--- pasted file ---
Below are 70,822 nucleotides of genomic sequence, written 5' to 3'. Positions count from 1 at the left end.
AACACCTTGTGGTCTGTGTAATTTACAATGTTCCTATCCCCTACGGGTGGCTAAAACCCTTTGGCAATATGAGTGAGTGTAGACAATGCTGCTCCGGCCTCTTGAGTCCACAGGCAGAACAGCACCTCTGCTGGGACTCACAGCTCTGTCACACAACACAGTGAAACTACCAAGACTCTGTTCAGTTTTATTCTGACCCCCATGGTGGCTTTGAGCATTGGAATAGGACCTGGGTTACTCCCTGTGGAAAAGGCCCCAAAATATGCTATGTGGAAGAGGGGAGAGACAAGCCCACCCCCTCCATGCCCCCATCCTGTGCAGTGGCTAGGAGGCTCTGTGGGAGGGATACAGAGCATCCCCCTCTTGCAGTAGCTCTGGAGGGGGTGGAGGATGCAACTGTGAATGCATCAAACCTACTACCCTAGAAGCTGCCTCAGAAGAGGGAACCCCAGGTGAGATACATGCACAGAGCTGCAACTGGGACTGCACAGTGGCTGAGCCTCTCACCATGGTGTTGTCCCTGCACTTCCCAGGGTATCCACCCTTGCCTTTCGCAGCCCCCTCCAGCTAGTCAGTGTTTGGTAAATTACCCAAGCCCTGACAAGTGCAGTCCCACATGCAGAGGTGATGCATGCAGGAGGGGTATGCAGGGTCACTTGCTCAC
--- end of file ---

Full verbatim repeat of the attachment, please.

Below are 70,822 nucleotides of genomic sequence, written 5' to 3'. Positions count from 1 at the left end.
AACACCTTGTGGTCTGTGTAATTTACAATGTTCCTATCCCCTACGGGTGGCTAAAACCCTTTGGCAATATGAGTGAGTGTAGACAATGCTGCTCCGGCCTCTTGAGTCCACAGGCAGAACAGCACCTCTGCTGGGACTCACAGCTCTGTCACACAACACAGTGAAACTACCAAGACTCTGTTCAGTTTTATTCTGACCCCCATGGTGGCTTTGAGCATTGGAATAGGACCTGGGTTACTCCCTGTGGAAAAGGCCCCAAAATATGCTATGTGGAAGAGGGGAGAGACAAGCCCACCCCCTCCATGCCCCCATCCTGTGCAGTGGCTAGGAGGCTCTGTGGGAGGGATACAGAGCATCCCCCTCTTGCAGTAGCTCTGGAGGGGGTGGAGGATGCAACTGTGAATGCATCAAACCTACTACCCTAGAAGCTGCCTCAGAAGAGGGAACCCCAGGTGAGATACATGCACAGAGCTGCAACTGGGACTGCACAGTGGCTGAGCCTCTCACCATGGTGTTGTCCCTGCACTTCCCAGGGTATCCACCCTTGCCTTTCGCAGCCCCCTCCAGCTAGTCAGTGTTTGGTAAATTACCCAAGCCCTGACAAGTGCAGTCCCACATGCAGAGGTGATGCATGCAGGAGGGGTATGCAGGGTCACTTGCTCAC